¶5 On July 6, 1995, Mary Stock was served a "Notice of Filing of Foreign Judgment," via certified mail. This was Drllevich's effort to file its foreign judgment and seek enforcement in Oklahoma, pursuant to the Uniform Enforcement of Foreign Judgments Act. 12 O.S. 1991 § 719, et seq. The original civil judgment obtained in King County (State of Washington), was rendered on November 14, 1985; This judgment was not appealed. The judgment was the result of an embezzlement case in which Stock took over $82,000.00 from the construction company while employed as a bookkeeper from 1978 until 1982. There was a related criminal prosecution which resulted in Stock receiving a ten year probationary sentence, a $49,291.98 restitution requirement and six months in prison.1

¶6 Drllevich initiated foreclosure proceedings on Stock's Washington home in 1987, which yielded approximately $27,000.00 for the payment of the embezzlement debt. In addition, Stock made monthly restitution payments throughout her probation, which ended in 1994. Although the record is not clear regarding the precise amount, there remains an outstanding balance on the $82,000.00 debt which has not been paid.

¶7 First of Denver Mortgage Investors v. Riggs is the seminal case with regard to the application of Oklahoma's dormancy statute as it concerns a foreign judgment. In Riggs, a Colorado judgment was rendered on January 20, 1977. That judgment was filed in Oklahoma on October 17, 1977 pursuant to the Uniform Enforcement of Foreign Judgments Act. In 1982, an asset hearing was scheduled and the judgment holder submitted post-judgment interrogatories. On December 8, 1982, debtor filed a Motion to Quash the interrogatories and to hold the judgment dormant in accord with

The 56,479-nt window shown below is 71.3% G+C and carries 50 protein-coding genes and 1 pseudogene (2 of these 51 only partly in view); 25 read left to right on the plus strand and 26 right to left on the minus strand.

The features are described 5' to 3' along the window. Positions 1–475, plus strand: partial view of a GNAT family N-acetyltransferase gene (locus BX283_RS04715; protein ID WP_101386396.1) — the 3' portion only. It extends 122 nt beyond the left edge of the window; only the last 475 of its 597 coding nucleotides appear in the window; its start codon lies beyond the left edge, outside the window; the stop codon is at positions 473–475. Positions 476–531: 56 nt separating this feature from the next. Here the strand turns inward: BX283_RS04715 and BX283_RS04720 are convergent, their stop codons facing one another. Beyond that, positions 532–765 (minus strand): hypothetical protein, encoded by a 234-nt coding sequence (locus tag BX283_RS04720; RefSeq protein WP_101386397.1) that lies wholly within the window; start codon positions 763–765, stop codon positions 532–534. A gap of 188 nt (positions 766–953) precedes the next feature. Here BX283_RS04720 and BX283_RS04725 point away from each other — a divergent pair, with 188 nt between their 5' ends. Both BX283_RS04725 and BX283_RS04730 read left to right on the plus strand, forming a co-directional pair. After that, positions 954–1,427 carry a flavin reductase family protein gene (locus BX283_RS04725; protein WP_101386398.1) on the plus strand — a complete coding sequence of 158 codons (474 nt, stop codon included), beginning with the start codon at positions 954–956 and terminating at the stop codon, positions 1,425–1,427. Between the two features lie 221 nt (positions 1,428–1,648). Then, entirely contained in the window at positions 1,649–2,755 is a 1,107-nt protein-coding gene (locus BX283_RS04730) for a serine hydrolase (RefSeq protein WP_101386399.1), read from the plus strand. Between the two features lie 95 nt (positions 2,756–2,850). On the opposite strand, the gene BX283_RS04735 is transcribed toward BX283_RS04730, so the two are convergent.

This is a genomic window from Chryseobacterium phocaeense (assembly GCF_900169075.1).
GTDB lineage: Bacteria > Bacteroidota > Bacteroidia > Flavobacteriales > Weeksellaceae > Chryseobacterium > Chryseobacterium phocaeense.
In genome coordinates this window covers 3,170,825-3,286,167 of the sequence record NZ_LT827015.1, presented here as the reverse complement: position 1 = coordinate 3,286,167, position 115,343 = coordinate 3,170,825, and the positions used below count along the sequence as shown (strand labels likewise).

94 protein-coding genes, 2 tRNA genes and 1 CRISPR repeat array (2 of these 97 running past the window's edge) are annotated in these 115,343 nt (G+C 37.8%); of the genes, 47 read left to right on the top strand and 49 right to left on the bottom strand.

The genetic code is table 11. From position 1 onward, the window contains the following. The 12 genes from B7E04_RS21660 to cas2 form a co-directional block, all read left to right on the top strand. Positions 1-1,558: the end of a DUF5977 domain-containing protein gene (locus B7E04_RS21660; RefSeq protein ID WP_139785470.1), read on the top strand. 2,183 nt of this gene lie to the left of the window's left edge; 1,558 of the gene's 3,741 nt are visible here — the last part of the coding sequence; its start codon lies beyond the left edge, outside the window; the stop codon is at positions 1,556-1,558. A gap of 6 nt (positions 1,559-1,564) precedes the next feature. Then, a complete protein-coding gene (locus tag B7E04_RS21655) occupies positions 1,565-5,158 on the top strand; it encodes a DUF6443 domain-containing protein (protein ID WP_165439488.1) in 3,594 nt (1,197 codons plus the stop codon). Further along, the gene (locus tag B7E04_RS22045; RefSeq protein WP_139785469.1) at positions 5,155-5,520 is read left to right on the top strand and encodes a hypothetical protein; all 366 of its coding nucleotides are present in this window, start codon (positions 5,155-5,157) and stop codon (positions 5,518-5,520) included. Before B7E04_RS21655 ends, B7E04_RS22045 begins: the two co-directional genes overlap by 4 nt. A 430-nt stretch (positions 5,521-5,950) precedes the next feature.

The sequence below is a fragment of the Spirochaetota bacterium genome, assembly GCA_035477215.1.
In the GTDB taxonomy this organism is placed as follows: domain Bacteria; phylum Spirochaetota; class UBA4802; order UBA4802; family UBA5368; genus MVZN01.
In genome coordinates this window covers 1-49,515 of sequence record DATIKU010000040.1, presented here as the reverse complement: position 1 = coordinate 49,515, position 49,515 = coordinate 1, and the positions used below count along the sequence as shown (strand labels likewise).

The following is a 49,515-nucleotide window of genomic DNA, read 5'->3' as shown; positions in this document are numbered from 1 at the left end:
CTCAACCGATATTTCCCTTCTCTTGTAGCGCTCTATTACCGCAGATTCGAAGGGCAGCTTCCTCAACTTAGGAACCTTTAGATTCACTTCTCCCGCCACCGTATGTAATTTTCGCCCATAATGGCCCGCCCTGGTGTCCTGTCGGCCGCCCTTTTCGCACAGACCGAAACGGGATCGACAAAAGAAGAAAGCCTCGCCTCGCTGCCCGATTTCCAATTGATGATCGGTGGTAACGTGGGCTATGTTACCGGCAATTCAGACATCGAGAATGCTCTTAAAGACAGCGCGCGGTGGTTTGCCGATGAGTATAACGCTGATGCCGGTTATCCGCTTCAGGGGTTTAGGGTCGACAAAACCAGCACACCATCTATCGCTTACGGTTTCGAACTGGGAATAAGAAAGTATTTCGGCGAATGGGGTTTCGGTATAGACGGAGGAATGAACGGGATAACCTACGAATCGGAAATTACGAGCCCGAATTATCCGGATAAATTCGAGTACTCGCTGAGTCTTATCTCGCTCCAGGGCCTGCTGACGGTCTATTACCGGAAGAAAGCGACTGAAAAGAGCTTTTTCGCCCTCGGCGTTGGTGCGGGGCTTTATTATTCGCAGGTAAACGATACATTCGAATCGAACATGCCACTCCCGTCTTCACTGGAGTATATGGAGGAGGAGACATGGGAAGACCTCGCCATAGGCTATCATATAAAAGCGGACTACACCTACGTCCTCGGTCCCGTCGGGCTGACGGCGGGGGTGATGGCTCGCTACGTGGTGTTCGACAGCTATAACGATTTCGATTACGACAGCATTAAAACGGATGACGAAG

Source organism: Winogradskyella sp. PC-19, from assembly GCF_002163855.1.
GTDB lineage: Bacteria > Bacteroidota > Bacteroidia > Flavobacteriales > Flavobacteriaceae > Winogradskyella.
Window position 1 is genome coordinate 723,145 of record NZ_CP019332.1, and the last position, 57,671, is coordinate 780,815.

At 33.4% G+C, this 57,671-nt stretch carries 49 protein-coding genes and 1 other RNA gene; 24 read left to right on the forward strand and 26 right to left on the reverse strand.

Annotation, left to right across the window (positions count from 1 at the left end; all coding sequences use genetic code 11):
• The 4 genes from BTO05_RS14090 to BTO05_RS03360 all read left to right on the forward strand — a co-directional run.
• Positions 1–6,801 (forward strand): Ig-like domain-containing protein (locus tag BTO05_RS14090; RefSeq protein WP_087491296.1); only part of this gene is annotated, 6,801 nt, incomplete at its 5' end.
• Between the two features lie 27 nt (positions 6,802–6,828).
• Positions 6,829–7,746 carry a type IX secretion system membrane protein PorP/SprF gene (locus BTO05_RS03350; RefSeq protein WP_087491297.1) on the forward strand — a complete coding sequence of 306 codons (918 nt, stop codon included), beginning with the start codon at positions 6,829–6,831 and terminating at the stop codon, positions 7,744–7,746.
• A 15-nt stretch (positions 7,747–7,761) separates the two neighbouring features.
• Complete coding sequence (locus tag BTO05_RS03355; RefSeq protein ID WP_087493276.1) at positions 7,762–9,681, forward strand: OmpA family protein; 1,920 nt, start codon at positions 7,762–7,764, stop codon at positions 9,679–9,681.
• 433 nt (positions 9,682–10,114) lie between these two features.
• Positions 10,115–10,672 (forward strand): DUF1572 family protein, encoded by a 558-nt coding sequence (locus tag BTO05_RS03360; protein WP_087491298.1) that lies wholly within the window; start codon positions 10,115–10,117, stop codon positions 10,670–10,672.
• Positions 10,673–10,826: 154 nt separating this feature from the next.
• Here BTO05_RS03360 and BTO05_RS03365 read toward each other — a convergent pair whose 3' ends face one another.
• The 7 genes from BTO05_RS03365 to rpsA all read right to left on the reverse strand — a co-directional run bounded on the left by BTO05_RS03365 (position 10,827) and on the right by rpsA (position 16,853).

If execution is not issued and filed or a garnishment summons issued as provided in Section 759 of this title within five (5) years after the date of any judgment that now is or may hereafter be rendered in any court of record in this state, or if five (5) years has intervened between the date that the last execution was filed or a garnishment summons was issued as also provided in Section 759 of this title, such judgment shall become unenforceable and of no effect, and shall cease to operate as a lien on the real estate of the judgment debtor. Provided, that this section shall not apply to judgments against municipalities.